Alzheimer’s disease is a progressive, degenerative disease that attacks the brain’s nerve cells, resulting in the loss of memory, thinking and language skills. The leading cause of dementia in adults aged 65 and older, Alzheimer’s disease affects as many as 5.1 million Americans.
Doctors can diagnose “probable” Alzheimer’s disease by a lab test, medical history, physical exam, brain scan and psychological testing. However, the disease’s presence can only be confirmed with certainty after an autopsy (Source: Alzheimer’s Foundation).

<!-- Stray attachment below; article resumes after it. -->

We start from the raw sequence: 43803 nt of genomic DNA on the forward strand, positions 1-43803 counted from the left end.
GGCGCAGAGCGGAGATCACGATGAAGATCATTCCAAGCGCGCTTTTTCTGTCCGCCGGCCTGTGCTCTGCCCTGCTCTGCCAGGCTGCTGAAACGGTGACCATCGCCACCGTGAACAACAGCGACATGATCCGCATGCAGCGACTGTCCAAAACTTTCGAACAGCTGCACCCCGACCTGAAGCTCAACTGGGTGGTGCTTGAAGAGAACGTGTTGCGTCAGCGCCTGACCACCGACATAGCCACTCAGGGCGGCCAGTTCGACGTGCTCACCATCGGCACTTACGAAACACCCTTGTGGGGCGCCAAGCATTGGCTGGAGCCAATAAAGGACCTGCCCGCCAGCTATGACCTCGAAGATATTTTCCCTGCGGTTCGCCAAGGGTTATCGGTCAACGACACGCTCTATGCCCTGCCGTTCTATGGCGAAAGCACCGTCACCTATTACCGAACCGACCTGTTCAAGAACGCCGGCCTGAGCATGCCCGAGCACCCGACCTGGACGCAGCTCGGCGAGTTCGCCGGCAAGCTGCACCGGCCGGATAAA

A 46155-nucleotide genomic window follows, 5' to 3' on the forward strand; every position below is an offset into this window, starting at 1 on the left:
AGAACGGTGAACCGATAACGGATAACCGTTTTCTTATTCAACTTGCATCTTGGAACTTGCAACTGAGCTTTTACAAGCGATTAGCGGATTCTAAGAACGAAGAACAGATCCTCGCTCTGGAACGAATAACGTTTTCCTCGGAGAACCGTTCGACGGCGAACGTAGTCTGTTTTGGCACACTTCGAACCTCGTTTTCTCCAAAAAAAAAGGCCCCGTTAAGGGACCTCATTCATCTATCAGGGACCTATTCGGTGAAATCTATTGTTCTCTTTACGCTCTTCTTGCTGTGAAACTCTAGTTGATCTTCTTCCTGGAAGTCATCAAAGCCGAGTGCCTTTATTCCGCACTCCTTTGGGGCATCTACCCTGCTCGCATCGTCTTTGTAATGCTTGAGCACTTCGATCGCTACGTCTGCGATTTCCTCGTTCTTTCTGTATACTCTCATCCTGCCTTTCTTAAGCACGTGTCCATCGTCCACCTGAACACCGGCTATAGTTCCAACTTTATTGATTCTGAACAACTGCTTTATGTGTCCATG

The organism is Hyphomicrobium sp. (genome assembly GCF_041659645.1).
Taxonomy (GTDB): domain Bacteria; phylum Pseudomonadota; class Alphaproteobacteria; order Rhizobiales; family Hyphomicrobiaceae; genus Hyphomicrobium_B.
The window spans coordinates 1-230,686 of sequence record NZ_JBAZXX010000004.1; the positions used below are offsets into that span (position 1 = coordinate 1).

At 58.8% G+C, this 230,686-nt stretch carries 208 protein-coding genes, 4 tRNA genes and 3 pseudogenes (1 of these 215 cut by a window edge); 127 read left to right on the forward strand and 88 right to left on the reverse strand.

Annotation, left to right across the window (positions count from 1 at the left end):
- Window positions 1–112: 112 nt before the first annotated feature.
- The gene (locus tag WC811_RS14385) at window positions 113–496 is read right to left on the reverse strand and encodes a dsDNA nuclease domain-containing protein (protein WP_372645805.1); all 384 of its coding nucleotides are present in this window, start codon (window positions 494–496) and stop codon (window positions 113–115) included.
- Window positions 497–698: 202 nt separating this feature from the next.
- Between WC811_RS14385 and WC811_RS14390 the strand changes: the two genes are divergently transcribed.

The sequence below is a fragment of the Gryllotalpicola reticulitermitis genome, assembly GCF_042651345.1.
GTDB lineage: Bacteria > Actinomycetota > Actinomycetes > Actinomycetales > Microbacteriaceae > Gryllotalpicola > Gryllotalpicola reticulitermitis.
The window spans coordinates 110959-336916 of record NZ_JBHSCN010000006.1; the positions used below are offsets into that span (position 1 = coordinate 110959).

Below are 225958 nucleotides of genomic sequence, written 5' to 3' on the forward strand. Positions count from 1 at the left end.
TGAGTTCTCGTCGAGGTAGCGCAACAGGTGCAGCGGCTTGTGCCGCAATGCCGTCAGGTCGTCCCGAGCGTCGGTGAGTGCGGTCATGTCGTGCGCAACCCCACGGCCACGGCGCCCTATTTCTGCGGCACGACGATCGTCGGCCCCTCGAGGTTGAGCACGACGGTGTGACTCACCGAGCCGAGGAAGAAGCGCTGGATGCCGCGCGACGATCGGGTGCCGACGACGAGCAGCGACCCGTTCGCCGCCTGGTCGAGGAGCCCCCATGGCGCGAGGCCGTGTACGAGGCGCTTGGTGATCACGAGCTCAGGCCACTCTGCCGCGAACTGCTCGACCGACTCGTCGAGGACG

Now, a simple eye test could diagnose early stage Alzheimer’s disease. Two studies (one in the United States and one in Australia) identified a biomarker for the disease that can be located in the retina and lens of the eye. Researchers stated that both methods were highly accurate in differentiating between healthy volunteers and those who may be in the early stages of Alzheimer’s disease. The key indicator for Alzheimer’s disease is a sign of beta-amyloid protein, which clumps in the brains of Alzheimer’s sufferers.
Much research still needs to be completed before we see any testing for Alzheimer’s disease included in a comprehensive eye exam. Dr. Simon Ridley, the head of science at Alzheimer’s Research, UK, stated, “The research is promising but is in the very early stages.” It really is true that a comprehensive eye exam serves as a window into a patient’s overall health (Source: Montreal Gazette).